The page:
There is nothing that is more in the female domain than childbirth and motherhood, and over the last few years, I have come to the conclusion that there is also nothing that is more of a hotbed of unadulterated mysogyny than the discourse on childbirth and motherhood.
And much of the hate is levelled at women, by other women - most of whom are claiming to be feminists while they seek to disenfranchise other women who don't happen to share their same views or wouldn't happen to make the same choices.

The women who trailblazed the freedoms that today we take for granted, would hang their heads in shame and disgust at the current situation. They fought so women could choose to meaningfully and fully participate in society. They fought so that women could be autonomous individuals - who are empowered with the right to free choice.

Would a real 'feminist' sink so low as to outrightly disparage another woman for freely making a decision that is different from her own? Would a real 'feminist' disparage another woman who is working to provide unbiased information that allows other women to make informed decisions? Would a real 'feminist' willfully keep information from other women, to manipulate the choices made by other women? Would a real 'feminist' hold dear to an ideology and continue to repeat its myths, long after it has been debunked? Would a real 'feminist' reduce a woman down to a bodily function and place process ahead of outcomes?

A person who would disenfranchise and disempower other women from freely making informed mothering and childbirth choices is not a feminist, never has been and never will be. That person is a misogynist in the purest sense of the word.

Its sad - that motherhood and childbirth is a bastion of mysogyny, when it should be the first frontier of true feminism.

An Invitation to Join the Cesarean by Choice Awareness Network

The Cesarean by Choice Awareness Network is a social network for mothers who support choosing birth via cesarean. It is for women who have chosen cesarean births and for those who would choose cesearan birth. It's a place to share information and build the CDMR community.

To join, click on the following link:


Wednesday, January 4, 2012

Deconstructing the Cost of Planned Cesarean Delivery

Some people claim that women should not be free to plan a cesarean delivery because cesarean deliveries cost more than vaginal deliveries, and in a publicly run health system (like in Canada), that is unacceptable as it places an unneccessary strain on the system. As a result, the violation of patient autonomy and charter rights is "justified".

This claim needs to be deconstructed because such a violation should only happen when it can be demonstrably justified in a free and democratic society.

I believe this claim can be clearly deconstructed using data from the the Canadian Institute for Health Information's Patient Cost Estimator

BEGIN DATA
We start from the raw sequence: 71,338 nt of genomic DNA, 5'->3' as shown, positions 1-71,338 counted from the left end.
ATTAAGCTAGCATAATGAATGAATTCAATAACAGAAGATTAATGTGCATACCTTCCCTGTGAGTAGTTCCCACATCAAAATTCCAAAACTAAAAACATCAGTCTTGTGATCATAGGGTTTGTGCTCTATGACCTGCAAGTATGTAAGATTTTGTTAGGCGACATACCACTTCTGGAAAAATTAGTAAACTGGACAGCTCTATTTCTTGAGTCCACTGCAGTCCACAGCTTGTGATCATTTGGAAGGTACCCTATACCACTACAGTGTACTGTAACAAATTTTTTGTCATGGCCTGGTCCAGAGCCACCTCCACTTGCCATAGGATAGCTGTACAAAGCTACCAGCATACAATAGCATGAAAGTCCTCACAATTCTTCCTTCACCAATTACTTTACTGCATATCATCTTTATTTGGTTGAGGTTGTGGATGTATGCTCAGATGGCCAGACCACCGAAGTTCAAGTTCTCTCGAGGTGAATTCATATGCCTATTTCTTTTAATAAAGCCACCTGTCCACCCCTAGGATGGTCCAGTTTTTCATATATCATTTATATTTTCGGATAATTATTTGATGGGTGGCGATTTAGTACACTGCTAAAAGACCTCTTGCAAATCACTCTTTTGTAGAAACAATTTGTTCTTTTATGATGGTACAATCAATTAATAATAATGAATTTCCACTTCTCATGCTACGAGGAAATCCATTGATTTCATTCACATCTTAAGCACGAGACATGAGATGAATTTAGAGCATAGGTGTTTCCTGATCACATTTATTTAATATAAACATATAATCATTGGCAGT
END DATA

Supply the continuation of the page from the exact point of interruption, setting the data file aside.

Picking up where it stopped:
I note that all data is for the province of British Columbia.

For convenience, I will assume that all repeat c-sections are planned c-sections, even though many of them will include failed vaginal birth after cesarean attempts (which would be at a higher cost as they would be emergent procedures). The average cost of these in 2008/09 was $3,410. Also for convenience, I will assume that all other births were 'planned vaginal' births regardless of whether or not they resulted in an 'actual vaginal delivery'. I note that some primary c-sections would have been lower cost planned c-sections for bonefide medical reasons, however, the vast majority of them are likely emergent/urgent c-sections done as a result of complications that emerged during labour. Weighing these births by volume, the weighted average of planned vaginal delivery in BC in 2008/09 was: $2,938.45. I note that this is likely an underestimate of the cost of planned vaginal delivery.

So, according to this back-of-the-envelope calcuation, how much does the health system 'save' by denying a women the right to choose a cesarean delivery based on these rough estimations:

That's right ladies and gentlemen - violating a patient's autonomy in BC in 2008/09 saved the health system an estimated $471.55. Assuming that 2 percent of all 'planned vaginal deliveries' would have choosen a cesarean (approximately 721 women in 2008/09), the health system saved $340,091.44. That's less than 0.3% of the money spent on deliveries in the health system in 2008/09 and less than 0.0025% of the total $15 Billion health budget in 2008/09. In 2008/09, to allow all women in British Columbia who would have choosen cesarean delivery to do so would have cost less than the amount that was paid to Vancouver Island Health Authority's CEO in salary and benefits ($417,425) in 2007/08.

I note at my therapist's rate of $160 bucks per hour is less than 3 hours worth of therapy. I'm reasonably convinced that my birth experience will need more than 3 hours of therapy to deal with - so in my particular case, denying my right to choose how my child was born will likely cost the system MORE than if the pre-labour cesarean had been granted.

I also must note that this cost difference does not include the costs that are associated with correcting the impact of vaginal delivery on the pelvic floor, the cost of caring for permanently disabled children who were injured during their mothers' planned vaginal deliveries, or the cost of birth related litigation.

So to those who say that planned elective cesarean is not a valid birth choice on the basis of cost - I would say that they need to take a long, hard look at some real numbers. I would further hope that preservation of one's charter rights should be worth more than $471.55 - which is likely a gross overestimate of the actual cost difference between thes modes of delivery.

Monday, January 2, 2012

Potential Exit Strategy Identified

Shortly before Christmas an American friend messaged me letting me know of an OB who might be willing to perform an elective csection at term for #2 in Oregon. I still need to flesh this option out more, but it seems feasible. It's within driving range.

So depending on cost, this might become plan A...

Sunday, January 1, 2012


Happy New Years!

This year I hope that Dedicated Obsteric Anaesthesioligy will become a reality in all level 3 hospitals.

This year I hope more mothers and babies get the kind of care that is truly quality care.

This year I hope to reclaim my right to autonomy, I hope to move closer to achieving accountability for past harms and I hope to move closer to coming to peace with that past.